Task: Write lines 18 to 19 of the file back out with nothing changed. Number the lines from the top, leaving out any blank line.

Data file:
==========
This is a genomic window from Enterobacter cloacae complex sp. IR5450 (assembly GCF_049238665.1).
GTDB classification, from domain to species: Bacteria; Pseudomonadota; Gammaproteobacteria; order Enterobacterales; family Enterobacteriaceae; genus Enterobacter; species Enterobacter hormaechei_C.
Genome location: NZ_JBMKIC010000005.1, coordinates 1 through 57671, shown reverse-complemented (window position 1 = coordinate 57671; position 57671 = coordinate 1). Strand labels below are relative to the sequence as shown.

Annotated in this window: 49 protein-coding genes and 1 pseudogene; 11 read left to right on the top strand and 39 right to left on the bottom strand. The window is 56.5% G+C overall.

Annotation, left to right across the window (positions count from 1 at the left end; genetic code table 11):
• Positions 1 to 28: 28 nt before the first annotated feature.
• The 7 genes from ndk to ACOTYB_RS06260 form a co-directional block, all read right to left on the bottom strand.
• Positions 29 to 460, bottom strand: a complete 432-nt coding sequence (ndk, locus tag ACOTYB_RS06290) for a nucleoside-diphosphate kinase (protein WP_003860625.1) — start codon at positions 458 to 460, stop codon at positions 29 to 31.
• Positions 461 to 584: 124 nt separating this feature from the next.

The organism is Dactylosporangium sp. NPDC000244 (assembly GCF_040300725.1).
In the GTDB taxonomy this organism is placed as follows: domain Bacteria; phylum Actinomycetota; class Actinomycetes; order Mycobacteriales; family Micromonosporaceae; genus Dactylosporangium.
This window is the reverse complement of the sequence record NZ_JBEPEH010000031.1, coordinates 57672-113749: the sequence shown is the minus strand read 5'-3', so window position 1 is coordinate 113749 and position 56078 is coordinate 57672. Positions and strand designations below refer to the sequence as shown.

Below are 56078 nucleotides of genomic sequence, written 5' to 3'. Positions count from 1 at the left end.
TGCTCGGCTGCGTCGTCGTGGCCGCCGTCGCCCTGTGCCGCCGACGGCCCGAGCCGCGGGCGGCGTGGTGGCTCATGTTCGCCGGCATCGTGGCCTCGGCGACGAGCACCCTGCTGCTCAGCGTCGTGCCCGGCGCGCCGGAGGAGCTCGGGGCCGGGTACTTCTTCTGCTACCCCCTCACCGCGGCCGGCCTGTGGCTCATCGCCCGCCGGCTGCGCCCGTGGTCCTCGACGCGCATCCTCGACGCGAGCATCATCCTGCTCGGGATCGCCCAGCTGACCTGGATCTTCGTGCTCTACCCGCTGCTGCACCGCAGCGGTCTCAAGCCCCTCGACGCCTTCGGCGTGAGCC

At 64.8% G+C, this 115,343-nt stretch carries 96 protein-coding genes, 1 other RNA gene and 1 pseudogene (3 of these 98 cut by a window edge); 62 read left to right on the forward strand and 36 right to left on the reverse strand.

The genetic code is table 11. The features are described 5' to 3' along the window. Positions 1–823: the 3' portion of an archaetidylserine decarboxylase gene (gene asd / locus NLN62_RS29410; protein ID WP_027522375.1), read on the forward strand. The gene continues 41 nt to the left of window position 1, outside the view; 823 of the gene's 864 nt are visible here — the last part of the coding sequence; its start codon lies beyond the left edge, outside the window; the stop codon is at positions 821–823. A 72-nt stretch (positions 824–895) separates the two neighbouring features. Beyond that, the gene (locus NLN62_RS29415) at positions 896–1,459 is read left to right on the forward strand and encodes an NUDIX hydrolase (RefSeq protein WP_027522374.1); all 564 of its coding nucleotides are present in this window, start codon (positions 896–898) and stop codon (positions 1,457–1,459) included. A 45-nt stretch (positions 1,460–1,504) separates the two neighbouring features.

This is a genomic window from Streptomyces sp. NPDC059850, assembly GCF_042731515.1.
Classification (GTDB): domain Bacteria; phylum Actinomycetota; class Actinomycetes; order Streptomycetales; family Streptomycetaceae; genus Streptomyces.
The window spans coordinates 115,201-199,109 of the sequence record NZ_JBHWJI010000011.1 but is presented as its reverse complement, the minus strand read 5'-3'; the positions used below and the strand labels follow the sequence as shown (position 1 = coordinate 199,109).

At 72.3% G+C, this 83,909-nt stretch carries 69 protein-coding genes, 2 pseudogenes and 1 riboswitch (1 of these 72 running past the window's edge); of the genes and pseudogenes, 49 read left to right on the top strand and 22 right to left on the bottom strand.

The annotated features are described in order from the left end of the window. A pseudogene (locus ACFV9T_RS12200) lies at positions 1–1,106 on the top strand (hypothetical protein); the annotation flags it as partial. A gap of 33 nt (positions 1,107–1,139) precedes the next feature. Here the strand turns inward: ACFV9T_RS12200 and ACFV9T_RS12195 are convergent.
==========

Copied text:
Classification (GTDB): domain Bacteria; phylum Actinomycetota; class Actinomycetes; order Streptomycetales; family Streptomycetaceae; genus Streptomyces.
The window spans coordinates 115,201-199,109 of the sequence record NZ_JBHWJI010000011.1 but is presented as its reverse complement, the minus strand read 5'-3'; the positions used below and the strand labels follow the sequence as shown (position 1 = coordinate 199,109).